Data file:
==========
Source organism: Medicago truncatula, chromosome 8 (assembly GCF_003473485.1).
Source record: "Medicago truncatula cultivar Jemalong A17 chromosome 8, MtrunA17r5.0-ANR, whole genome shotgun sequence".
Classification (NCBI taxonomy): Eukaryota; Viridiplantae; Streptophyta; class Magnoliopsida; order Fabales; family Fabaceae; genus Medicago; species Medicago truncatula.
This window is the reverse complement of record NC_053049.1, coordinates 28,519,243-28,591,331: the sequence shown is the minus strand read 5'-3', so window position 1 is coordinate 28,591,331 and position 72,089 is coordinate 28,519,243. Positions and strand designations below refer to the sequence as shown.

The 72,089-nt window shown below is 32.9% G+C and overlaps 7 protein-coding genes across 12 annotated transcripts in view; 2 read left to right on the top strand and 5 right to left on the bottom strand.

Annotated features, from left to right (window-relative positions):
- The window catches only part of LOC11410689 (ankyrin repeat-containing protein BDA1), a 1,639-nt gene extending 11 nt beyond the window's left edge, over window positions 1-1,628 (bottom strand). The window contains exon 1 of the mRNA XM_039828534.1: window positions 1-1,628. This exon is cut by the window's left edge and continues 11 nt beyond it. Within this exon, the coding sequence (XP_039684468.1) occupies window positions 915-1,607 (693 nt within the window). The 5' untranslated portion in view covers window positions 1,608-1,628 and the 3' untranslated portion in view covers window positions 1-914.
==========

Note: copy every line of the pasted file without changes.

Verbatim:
Source organism: Medicago truncatula, chromosome 8 (assembly GCF_003473485.1).
Source record: "Medicago truncatula cultivar Jemalong A17 chromosome 8, MtrunA17r5.0-ANR, whole genome shotgun sequence".
Classification (NCBI taxonomy): Eukaryota; Viridiplantae; Streptophyta; class Magnoliopsida; order Fabales; family Fabaceae; genus Medicago; species Medicago truncatula.
This window is the reverse complement of record NC_053049.1, coordinates 28,519,243-28,591,331: the sequence shown is the minus strand read 5'-3', so window position 1 is coordinate 28,591,331 and position 72,089 is coordinate 28,519,243. Positions and strand designations below refer to the sequence as shown.

The 72,089-nt window shown below is 32.9% G+C and overlaps 7 protein-coding genes across 12 annotated transcripts in view; 2 read left to right on the top strand and 5 right to left on the bottom strand.

Annotated features, from left to right (window-relative positions):
- The window catches only part of LOC11410689 (ankyrin repeat-containing protein BDA1), a 1,639-nt gene extending 11 nt beyond the window's left edge, over window positions 1-1,628 (bottom strand). The window contains exon 1 of the mRNA XM_039828534.1: window positions 1-1,628. This exon is cut by the window's left edge and continues 11 nt beyond it. Within this exon, the coding sequence (XP_039684468.1) occupies window positions 915-1,607 (693 nt within the window). The 5' untranslated portion in view covers window positions 1,608-1,628 and the 3' untranslated portion in view covers window positions 1-914.